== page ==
to designate a social order in which the state was not developed, and in which the nation was personal, not territorial, and authority was held as a private right, not as a public trust, or in which the domain vests in the chief or tribe, and not in the state; for they never term any others barbarians.
The epitome of barbaric rule was feudalism where the entire order was predicated on private ownership.
The feudal monarch, as far as he governed at all, governed as a proprietor or landholder, not as the representative of the commonwealth. Under feudalism there are estates, but no state. . . . The whole theory of power is, that it is an estate; a private right, not a public trust. It is not without reason, then, that the common sense of civilized nations terms the ages when it prevailed in Western Europe barbarous ages.
American constitutionalism, Brownson argued, with its division of powers vertically and horizontally, was centered on the principle of freedom. To effectuate this principle required a justification for both the authority that was due individual liberty and the rightful loyalty the citizen should give the constitutional order. The legitimacy of this order inhered in the shared enterprise of representative government attached to borders, state and national, which permitted direct accountability of rulers and ruled occurring across multiple layers of government. Due regard for self government would ensure that freedom flourished for individuals and their private forms of association.
Brownson’s principle helps us understand the powerful distinction between a personal right of rule versus a public right of rule or what he calls “territorial rights.” Interestingly, Brownson argued that the rise of majoritarian government in Europe in 1848, the supposed year of liberation, was the reincarnation of barbaric power. Races, ethnicities, and nationalities within Europe had expressed and claimed their control over territory, independently of their actually possessing legitimate authority to create and define the new territory as their own. Solidarity of a pre-political association, in this case, a perceived group identity, in some cases violently trumped the historical evolution of right and law and borders. So we see that even the claim of public right can actually mask a much deeper will that desires to express power for pre-political interests, ones that attach to a group because of race or ethnicity. In different forms, the tribe returns to power with its chief ruling in its name. In short, we have an expression of power that is barbaric, tribal, i.e., private, expressions that cannot be interrogated or disciplined by deliberation.
Where do we stand?
Our President’s fealty is obviously not to the Constitution and its principles that limit power. Where does it rest? We see that his loyalty to the law comes through its ability effectuate the private power interests, the pre-political group rights, call it the 21st century’s version of the friend/enemy distinction. Members of the illiberal literati might reply that these are public ordering principles, not private ones. For example, we are trying to end gender inequality so we must requisition insurance companies and employers to pay for contraceptives and abortions. Thus the charge of political barbarism fails. But the claim of public rule is that it is exercised in the form of a shared enterprise regarding policy subjects that can be rationally debated. Surely, a first requirement in the assertion of an interest is that it be open to deliberation, to “dry political argument.”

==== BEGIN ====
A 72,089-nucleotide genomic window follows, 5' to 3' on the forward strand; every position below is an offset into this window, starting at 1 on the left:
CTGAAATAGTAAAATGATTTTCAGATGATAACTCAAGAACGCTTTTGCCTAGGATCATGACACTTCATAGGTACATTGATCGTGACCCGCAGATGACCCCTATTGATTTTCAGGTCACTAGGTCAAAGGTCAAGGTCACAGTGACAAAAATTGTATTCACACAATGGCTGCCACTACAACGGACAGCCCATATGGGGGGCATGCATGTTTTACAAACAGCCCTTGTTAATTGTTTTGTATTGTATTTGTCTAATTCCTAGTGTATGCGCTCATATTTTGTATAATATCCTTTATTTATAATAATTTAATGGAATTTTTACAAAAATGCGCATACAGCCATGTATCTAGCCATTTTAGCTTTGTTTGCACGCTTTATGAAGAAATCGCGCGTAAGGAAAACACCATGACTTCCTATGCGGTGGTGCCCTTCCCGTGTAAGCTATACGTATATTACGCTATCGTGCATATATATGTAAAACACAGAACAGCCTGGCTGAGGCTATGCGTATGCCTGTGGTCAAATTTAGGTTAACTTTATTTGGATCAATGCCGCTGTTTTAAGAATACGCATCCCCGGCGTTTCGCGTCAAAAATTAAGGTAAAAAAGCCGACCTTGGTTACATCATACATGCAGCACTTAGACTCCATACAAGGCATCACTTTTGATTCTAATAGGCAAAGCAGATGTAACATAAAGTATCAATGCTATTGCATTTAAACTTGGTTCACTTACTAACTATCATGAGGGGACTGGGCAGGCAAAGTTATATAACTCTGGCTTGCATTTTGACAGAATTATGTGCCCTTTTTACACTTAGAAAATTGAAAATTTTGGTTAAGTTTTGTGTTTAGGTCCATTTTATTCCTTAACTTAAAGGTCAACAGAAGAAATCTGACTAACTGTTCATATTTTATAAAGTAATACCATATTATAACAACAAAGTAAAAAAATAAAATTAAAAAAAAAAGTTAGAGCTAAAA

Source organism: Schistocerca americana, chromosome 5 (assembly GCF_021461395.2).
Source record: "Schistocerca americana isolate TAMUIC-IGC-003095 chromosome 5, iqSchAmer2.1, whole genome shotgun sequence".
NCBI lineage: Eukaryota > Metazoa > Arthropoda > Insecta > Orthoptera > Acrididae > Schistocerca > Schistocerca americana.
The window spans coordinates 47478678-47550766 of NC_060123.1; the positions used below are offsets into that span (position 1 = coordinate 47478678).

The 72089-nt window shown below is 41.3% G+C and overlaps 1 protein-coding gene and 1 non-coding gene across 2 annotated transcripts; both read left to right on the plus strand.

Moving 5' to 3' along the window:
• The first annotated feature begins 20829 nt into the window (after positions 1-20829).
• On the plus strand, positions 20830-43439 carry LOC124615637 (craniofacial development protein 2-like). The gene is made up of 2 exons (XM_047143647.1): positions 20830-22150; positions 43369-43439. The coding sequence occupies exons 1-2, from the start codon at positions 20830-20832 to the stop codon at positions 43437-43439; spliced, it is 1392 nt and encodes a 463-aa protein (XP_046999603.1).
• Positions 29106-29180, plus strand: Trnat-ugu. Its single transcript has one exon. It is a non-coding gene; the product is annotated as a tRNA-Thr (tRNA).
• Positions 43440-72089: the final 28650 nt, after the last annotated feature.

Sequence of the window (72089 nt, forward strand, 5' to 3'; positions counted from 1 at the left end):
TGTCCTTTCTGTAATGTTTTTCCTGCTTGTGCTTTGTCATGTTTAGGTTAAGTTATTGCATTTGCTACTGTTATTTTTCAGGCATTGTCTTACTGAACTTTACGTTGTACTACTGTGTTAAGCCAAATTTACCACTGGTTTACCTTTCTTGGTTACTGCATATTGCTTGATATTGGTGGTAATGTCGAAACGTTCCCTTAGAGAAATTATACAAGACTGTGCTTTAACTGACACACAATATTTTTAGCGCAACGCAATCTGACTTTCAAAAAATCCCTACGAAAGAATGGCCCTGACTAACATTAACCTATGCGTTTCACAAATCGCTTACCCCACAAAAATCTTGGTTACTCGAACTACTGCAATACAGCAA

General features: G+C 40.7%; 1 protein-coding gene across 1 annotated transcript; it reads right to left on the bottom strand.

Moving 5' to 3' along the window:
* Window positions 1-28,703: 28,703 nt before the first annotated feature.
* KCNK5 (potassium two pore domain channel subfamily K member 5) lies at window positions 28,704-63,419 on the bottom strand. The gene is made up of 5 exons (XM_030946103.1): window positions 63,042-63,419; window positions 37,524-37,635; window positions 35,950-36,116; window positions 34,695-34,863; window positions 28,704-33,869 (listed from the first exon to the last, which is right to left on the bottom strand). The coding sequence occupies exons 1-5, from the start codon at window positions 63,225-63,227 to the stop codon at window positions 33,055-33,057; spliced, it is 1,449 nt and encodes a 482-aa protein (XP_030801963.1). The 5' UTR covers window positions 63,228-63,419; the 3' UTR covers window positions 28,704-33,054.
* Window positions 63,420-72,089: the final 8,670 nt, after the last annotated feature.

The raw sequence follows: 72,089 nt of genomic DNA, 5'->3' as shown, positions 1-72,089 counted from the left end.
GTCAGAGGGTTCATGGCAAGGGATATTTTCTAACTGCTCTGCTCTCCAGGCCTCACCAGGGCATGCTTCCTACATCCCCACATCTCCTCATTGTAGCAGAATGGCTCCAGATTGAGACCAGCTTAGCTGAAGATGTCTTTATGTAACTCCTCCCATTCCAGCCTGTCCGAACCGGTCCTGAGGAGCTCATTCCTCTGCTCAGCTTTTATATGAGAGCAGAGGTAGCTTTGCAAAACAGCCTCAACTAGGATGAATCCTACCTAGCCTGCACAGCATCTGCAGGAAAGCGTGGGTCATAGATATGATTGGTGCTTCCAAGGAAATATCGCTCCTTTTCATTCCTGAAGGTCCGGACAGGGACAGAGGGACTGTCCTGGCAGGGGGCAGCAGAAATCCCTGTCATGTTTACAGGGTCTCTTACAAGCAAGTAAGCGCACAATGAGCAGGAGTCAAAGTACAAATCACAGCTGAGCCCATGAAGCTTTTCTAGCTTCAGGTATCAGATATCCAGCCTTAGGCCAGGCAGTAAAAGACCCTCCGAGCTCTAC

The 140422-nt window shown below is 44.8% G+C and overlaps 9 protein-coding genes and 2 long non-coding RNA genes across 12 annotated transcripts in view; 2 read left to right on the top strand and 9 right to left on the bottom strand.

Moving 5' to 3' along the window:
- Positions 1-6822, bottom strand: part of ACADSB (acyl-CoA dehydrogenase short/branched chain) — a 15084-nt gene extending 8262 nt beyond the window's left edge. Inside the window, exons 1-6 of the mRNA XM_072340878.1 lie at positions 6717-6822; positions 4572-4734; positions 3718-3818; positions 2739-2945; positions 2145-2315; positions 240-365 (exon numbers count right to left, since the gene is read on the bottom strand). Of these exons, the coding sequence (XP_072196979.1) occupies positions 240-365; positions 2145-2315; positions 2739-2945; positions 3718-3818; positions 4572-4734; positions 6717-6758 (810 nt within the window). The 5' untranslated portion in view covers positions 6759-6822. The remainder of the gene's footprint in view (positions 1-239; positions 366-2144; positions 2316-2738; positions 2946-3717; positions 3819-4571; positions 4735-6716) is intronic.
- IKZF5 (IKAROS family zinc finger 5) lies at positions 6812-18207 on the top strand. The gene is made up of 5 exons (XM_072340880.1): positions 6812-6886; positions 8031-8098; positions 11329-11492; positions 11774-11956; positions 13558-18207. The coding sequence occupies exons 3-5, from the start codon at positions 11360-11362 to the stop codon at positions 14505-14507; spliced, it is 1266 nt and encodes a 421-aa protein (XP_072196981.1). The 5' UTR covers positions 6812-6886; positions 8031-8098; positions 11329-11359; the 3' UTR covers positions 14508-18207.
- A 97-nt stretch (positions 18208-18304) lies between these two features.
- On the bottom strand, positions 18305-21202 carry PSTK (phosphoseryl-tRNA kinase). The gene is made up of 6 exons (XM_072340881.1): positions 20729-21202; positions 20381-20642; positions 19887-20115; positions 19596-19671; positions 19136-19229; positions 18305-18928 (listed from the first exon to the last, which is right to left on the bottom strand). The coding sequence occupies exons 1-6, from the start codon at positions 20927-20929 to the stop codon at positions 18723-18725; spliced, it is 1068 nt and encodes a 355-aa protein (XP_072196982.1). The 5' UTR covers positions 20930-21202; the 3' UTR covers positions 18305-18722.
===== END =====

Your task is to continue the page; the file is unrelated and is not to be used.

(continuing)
But we see that the claims of the progressive matrix that guide this president like none previous are impervious to rational deliberation. These identities resist being the subject of debate. If my sole claim as a public individual is racial or gender identity or being part of a class, then where exactly is there room for compromise? To interrogate these identities, to question them as a basis for law, for rights, is to seemingly deny that the person or group making them has public validity. When that point is reached Congressional power, the branch situated to rule by deliberation, compromise, and shared agreements becomes irrelevant. Instead, we enter Carl Schmitt land or the need for government by executive, government by discretionary enforcement. Our friends are obvious to us, all that remains is “to punish our enemies.”
The question for free men and women, for Americans, is why have we let this come to pass?